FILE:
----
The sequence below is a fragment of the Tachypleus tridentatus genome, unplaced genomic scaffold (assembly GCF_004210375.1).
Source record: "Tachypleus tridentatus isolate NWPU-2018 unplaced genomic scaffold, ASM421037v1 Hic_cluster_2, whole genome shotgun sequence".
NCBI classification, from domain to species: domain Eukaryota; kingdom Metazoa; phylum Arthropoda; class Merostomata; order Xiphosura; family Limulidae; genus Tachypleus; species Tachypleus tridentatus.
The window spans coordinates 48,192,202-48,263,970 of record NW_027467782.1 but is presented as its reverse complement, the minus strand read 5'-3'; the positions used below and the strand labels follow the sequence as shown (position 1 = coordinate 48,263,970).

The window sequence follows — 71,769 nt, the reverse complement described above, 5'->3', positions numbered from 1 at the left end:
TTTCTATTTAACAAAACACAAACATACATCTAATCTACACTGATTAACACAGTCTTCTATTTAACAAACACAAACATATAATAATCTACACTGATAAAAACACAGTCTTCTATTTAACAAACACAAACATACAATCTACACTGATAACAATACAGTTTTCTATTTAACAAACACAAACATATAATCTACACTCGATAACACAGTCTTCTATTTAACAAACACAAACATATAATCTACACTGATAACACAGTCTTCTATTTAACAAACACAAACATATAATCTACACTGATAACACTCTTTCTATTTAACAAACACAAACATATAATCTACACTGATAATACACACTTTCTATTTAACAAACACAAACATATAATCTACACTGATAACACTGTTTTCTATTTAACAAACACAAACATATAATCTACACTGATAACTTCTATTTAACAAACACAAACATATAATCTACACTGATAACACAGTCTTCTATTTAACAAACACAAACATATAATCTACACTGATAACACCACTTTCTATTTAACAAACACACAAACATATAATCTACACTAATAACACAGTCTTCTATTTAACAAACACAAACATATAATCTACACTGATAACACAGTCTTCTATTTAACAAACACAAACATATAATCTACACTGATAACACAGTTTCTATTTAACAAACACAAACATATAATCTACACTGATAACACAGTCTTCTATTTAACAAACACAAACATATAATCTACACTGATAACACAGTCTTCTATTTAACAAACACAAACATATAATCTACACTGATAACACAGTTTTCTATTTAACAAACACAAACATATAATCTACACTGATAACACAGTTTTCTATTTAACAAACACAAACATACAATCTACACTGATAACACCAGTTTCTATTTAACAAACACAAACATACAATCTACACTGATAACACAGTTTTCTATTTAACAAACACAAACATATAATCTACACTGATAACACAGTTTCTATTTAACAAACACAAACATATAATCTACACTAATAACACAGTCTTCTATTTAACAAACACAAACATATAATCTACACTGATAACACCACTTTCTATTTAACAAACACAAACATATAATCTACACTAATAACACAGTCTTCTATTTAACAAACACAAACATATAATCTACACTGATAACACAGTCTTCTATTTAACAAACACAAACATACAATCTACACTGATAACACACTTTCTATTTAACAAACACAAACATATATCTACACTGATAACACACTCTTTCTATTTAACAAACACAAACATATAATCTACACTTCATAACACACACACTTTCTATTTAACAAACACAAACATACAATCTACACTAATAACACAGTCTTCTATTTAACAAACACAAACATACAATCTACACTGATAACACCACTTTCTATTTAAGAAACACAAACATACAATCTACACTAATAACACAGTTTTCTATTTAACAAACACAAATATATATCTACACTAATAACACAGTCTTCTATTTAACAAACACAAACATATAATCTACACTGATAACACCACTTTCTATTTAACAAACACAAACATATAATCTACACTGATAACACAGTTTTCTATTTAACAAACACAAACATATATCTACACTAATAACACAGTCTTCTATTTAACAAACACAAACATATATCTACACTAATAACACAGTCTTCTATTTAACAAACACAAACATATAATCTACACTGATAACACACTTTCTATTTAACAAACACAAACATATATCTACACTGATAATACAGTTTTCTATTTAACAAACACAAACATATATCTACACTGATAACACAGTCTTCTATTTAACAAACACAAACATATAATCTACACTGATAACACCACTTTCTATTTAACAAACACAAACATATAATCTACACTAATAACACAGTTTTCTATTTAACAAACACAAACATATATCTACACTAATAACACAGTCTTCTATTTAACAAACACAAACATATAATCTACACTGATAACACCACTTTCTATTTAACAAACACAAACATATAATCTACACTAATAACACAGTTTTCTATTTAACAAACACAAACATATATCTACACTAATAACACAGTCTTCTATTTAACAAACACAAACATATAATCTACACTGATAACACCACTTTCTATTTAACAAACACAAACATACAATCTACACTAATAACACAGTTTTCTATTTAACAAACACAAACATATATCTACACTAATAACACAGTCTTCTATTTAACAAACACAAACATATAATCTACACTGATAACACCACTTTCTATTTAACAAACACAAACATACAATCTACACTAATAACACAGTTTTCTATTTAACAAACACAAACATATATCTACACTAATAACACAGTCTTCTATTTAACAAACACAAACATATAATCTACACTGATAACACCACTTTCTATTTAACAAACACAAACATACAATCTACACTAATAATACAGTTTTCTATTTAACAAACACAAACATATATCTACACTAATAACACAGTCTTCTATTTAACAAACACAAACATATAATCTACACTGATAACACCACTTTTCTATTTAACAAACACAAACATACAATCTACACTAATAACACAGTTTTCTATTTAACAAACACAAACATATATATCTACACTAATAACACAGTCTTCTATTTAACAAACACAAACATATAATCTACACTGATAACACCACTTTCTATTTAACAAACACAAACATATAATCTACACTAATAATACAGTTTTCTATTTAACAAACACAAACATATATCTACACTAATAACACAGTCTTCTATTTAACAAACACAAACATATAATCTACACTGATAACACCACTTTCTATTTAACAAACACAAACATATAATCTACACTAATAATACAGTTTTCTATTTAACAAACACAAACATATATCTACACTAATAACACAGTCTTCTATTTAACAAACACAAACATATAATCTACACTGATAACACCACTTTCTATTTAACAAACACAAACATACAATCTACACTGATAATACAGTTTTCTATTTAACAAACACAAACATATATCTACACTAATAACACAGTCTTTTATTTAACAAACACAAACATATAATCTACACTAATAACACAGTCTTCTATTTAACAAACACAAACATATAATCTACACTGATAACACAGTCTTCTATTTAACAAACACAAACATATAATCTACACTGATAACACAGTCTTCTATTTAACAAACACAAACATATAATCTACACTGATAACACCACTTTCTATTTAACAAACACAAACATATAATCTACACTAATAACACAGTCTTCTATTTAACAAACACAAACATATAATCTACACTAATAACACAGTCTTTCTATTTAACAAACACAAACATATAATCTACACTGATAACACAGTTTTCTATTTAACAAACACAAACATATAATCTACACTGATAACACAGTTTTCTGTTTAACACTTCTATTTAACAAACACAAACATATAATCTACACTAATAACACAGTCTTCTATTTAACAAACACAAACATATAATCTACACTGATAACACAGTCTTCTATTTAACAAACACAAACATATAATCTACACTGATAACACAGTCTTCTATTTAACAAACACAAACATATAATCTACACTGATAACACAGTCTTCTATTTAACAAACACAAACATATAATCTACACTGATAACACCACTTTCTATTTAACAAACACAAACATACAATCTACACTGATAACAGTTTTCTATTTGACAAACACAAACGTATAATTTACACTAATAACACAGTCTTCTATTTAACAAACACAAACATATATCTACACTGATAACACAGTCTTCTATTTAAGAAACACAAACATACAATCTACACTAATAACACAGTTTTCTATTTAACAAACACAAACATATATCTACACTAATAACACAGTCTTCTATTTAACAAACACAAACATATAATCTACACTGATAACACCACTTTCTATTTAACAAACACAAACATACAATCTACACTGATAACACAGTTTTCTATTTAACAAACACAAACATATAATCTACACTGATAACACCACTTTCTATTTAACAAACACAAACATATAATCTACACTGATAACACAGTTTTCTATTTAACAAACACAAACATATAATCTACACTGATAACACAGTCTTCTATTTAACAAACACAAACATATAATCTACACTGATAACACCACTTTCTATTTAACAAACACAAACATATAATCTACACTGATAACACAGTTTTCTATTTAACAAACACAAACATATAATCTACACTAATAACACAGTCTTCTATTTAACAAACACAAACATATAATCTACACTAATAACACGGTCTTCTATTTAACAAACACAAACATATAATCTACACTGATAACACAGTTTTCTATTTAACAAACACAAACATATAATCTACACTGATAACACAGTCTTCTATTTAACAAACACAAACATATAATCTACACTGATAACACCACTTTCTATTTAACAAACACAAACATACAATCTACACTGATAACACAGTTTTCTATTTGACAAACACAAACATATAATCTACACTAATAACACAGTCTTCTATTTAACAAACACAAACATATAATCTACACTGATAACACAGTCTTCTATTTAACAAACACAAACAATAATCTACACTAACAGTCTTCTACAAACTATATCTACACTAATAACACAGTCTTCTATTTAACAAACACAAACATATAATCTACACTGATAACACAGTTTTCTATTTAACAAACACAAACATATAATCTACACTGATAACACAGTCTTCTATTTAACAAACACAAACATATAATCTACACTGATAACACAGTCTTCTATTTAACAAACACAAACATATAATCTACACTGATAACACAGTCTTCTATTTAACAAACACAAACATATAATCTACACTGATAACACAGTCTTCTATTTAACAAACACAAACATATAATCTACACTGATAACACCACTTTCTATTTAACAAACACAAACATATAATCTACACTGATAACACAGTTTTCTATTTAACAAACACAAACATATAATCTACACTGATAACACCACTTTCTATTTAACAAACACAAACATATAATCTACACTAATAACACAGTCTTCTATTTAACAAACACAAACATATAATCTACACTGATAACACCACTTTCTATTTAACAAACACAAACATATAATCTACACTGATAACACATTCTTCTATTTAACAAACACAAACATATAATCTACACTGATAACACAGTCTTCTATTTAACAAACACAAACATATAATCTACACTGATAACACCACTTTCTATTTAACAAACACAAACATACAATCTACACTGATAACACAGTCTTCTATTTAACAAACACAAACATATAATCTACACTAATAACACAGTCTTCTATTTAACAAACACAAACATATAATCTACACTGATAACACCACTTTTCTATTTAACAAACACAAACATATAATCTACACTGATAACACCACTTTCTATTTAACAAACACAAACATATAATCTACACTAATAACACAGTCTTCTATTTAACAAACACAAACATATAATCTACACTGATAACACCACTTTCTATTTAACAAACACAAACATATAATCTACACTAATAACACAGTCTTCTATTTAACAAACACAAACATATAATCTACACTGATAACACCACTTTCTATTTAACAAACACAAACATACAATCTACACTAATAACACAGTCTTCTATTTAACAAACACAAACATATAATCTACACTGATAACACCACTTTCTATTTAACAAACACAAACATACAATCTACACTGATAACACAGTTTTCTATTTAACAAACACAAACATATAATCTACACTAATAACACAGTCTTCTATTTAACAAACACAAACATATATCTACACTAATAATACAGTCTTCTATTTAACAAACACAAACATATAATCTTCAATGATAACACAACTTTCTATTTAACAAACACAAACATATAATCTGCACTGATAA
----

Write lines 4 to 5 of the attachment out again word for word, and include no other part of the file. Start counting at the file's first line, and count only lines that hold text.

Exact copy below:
The window spans coordinates 48,192,202-48,263,970 of record NW_027467782.1 but is presented as its reverse complement, the minus strand read 5'-3'; the positions used below and the strand labels follow the sequence as shown (position 1 = coordinate 48,263,970).

The window sequence follows — 71,769 nt, the reverse complement described above, 5'->3', positions numbered from 1 at the left end: